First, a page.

Belin also believes that enforcing quotas in companies might exacerbate the bias instead of eliminating it. “Arguably, you don’t take away the filters,” she explains. “Some people might think they’re giving a candidate an unfair advantage by hiring her instead of her male competitor to fulfil a quota. In the future, whatever she’s going to say isn’t going to be seen as good enough, and that’s how you reinforce the bias.”
Amending curriculums and policies are a bureaucratic and organisational challenge. The latter often requires a legal precedent to trigger it. Here, Kwan sees professional communities as a facilitator. “I started in audit and moved into compliance, which was a new industry,” she says. “Nobody knew what it was. We had secretaries, lawyers and auditors working there and making sure that a financial-services firm complied with the rules. So I started a compliance office group.
“We worked with the SFC and got people from the industry together. A few big investment banks weren’t happy, because they had a direct line with the SFC and didn’t want to share it. We grew from eight to 400 people.” She also mentions the efforts of lawyer Jimmy Chan, who formed a group within the Law Society of Hong Kong that campaigns for legislation that would recognise same-sex marriage even before Gigi Chao set up Hong Kong Marriage Equality.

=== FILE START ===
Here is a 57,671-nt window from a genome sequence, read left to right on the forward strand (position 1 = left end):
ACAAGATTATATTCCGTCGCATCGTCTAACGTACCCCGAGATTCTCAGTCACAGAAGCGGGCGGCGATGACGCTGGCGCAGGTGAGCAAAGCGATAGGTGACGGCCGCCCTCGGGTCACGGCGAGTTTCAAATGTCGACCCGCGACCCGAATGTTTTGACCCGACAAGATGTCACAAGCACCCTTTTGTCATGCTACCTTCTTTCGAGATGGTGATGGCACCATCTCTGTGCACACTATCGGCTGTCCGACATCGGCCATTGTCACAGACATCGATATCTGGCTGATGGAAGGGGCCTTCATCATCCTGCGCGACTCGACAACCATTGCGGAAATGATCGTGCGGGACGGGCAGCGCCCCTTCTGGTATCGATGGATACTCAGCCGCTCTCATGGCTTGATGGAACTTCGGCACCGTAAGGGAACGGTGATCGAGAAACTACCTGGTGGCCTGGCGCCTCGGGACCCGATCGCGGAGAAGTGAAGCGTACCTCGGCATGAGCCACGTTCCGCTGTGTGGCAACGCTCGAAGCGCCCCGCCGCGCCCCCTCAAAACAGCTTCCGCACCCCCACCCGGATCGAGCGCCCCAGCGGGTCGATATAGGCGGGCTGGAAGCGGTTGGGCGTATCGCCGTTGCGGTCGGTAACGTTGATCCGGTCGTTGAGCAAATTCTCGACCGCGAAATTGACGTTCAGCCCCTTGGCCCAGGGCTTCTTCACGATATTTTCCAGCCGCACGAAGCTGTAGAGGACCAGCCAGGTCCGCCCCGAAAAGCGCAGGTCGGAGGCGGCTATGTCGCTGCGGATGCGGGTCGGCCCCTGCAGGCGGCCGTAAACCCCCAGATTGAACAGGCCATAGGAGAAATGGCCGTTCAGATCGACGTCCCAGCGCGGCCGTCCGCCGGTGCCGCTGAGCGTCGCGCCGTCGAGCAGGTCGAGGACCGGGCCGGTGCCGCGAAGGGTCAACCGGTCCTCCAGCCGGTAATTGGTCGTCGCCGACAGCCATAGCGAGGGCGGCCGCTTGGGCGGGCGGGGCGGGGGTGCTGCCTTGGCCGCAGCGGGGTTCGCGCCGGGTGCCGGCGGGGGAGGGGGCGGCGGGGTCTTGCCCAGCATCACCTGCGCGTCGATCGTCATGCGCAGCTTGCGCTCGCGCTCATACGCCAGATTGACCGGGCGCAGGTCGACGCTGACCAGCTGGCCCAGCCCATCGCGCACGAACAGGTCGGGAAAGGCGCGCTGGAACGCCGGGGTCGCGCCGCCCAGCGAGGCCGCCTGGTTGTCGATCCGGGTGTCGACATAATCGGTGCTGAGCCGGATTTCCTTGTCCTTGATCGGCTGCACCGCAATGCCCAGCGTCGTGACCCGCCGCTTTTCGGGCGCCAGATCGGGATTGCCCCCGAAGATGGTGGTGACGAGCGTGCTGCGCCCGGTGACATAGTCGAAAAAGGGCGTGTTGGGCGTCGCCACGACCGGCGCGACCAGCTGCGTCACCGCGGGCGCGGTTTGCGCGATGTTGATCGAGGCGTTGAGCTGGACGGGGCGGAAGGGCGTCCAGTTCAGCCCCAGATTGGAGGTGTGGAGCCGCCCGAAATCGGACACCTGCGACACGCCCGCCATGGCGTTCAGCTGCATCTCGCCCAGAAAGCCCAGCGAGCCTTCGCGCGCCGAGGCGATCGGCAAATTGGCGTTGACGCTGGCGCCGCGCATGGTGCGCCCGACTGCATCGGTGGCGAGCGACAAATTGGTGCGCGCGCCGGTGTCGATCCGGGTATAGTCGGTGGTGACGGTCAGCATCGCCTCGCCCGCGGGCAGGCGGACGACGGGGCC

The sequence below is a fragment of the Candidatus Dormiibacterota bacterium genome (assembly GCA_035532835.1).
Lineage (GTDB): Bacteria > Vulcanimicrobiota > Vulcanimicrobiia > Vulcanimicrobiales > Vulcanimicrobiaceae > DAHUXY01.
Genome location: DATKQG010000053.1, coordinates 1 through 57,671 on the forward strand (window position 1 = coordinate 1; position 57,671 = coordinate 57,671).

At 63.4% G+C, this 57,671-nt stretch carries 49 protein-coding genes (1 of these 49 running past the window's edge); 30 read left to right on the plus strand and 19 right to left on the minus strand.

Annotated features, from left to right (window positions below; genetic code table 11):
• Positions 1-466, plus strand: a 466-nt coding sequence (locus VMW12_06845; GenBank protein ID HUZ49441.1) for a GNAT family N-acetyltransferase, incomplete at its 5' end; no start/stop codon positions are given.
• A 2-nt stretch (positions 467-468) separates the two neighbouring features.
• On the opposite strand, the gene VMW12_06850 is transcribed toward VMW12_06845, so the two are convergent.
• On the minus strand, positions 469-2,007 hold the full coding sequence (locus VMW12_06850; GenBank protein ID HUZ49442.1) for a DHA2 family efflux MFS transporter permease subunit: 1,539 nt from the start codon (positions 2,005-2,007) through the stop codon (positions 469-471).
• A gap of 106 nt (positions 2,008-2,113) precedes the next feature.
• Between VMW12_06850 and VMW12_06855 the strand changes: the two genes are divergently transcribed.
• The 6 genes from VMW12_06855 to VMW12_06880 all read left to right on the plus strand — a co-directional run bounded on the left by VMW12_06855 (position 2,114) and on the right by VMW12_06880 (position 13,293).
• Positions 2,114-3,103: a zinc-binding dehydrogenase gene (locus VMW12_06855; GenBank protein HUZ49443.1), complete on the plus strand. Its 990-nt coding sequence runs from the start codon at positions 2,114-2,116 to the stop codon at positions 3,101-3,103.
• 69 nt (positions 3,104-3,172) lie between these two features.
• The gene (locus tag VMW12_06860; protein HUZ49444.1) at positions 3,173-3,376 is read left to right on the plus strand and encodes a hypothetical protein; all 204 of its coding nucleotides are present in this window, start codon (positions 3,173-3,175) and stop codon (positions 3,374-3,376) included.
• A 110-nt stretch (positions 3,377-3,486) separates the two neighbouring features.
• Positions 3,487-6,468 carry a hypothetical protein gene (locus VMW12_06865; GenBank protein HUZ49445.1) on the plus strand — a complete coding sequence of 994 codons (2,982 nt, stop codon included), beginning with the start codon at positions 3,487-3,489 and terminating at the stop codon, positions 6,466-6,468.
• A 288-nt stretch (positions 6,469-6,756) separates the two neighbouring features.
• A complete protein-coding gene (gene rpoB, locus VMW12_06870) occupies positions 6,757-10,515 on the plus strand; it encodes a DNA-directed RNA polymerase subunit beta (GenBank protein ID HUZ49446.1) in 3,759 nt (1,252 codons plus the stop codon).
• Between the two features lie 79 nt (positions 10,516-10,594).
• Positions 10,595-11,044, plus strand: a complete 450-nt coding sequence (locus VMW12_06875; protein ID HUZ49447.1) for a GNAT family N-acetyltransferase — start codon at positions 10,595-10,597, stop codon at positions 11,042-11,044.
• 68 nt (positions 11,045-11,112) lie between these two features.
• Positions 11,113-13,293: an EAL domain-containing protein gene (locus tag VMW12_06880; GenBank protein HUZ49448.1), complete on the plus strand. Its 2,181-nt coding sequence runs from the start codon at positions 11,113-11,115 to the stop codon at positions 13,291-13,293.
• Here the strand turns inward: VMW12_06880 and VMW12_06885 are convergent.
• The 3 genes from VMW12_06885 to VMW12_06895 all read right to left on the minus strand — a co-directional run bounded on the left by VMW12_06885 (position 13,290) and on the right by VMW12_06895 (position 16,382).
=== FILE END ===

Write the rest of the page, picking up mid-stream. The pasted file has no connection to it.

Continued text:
Leading financial institutions have set up initiatives to nurture and support female talent, including JP Morgan’s Winning Women, Bank of America MBA Diversity Fellowship, Credit Suisse’s Women’s Mentor Program and, perhaps ironically, Goldman Sachs’ MBA Fellowship (though you can’t help but question the efficacy of such programmes when bombshell after bombshell exposes the misconduct and non-compliant behaviour so many banking executives share). “Some companies have these wonderful mentors and policies, but the actual implementation isn’t there,” says Kwan. And why aren’t the women who enter some of these programmes moving up to higher suites? “These programmes need to be merit-based and consider that women work differently from men. They should be constantly reviewed to ensure everything is working.”
Kwan believes enforcing, controlling and reviewing such policies should be undertaken by management committees. “Six or seven members of HR, compliance, front office, legal and maybe CFO – they should be the ones to see how things are running. The board is the second body that must oversee the company is doing the right thing by its employees, and giving women – and men – fair opportunities.” In an ideal workflow, says Kwan, the management committee would come up with ideas to propose to the CEO, who, in turn, would seek the board’s approval. Then, the committee would implement the greenlit action points, which the board will review regularly.
Ultimately, the answer to fair representation and equal opportunities is never straightforward. These issues are symptoms of the system’s flaws and by definition require systematic solutions. The transformation could potentially even begin by reforming secondary education, perhaps with new curricula, and while a new generation is growing up, professional communities could campaign for transparent corporate policies. Maybe then we wouldn’t have to worry about gender diversity statistics on boards of financial giants. But until then, the game is ongoing.